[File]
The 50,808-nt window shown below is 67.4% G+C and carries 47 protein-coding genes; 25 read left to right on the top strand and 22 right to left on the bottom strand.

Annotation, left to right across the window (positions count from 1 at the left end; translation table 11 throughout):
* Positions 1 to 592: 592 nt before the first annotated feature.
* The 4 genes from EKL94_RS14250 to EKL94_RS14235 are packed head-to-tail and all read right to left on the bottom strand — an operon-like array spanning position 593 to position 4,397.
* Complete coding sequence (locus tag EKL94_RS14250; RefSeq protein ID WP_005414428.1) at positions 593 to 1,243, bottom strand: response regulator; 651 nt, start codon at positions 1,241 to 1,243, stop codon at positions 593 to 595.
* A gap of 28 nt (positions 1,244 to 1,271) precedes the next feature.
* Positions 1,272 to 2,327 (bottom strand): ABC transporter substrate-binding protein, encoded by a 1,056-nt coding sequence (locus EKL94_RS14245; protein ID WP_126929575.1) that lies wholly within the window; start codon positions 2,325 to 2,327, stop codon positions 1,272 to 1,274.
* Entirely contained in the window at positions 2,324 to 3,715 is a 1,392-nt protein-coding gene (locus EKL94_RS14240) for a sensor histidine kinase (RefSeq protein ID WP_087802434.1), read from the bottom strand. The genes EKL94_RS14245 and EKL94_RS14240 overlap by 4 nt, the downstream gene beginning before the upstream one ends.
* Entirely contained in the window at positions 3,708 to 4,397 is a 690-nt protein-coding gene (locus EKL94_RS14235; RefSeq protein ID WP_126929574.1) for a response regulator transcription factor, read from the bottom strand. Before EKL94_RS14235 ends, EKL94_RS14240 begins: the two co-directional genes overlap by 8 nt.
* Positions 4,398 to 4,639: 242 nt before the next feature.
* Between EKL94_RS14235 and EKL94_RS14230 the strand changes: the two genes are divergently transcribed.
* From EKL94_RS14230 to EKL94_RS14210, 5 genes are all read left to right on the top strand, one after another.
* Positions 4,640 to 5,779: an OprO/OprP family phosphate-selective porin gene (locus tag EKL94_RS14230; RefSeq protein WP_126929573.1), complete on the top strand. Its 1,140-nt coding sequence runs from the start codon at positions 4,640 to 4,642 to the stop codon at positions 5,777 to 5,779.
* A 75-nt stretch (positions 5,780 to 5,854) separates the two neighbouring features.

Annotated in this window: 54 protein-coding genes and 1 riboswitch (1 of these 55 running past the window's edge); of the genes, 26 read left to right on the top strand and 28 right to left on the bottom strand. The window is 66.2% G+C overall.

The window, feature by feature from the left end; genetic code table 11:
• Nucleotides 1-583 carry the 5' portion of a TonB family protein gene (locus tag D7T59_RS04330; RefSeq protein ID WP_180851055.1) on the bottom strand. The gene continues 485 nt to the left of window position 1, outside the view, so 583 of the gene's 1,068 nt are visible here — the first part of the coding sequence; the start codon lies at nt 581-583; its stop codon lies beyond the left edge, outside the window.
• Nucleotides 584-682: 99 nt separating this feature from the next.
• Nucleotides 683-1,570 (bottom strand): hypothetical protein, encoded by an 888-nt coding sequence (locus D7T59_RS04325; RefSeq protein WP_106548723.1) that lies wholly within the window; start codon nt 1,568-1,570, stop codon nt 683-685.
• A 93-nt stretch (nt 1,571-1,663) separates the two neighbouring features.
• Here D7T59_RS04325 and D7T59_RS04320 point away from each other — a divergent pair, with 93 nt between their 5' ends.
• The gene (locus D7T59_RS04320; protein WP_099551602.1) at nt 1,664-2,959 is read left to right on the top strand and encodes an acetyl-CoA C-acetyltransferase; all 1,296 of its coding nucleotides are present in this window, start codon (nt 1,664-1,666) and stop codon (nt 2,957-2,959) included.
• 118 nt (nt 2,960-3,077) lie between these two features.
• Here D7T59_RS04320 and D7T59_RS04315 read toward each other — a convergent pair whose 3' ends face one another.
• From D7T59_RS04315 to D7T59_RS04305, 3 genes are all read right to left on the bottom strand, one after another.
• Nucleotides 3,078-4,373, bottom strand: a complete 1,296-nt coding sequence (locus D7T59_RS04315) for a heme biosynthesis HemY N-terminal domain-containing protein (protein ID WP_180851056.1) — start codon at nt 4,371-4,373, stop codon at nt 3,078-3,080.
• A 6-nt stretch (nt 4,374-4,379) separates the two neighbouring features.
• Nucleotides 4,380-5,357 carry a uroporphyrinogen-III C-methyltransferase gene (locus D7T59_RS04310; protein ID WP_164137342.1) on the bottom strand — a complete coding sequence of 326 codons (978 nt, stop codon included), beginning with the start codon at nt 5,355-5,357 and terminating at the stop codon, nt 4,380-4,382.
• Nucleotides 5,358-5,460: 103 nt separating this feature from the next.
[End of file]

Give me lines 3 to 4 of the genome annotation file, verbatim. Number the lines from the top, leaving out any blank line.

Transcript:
* Positions 1 to 592: 592 nt before the first annotated feature.
* The 4 genes from EKL94_RS14250 to EKL94_RS14235 are packed head-to-tail and all read right to left on the bottom strand — an operon-like array spanning position 593 to position 4,397.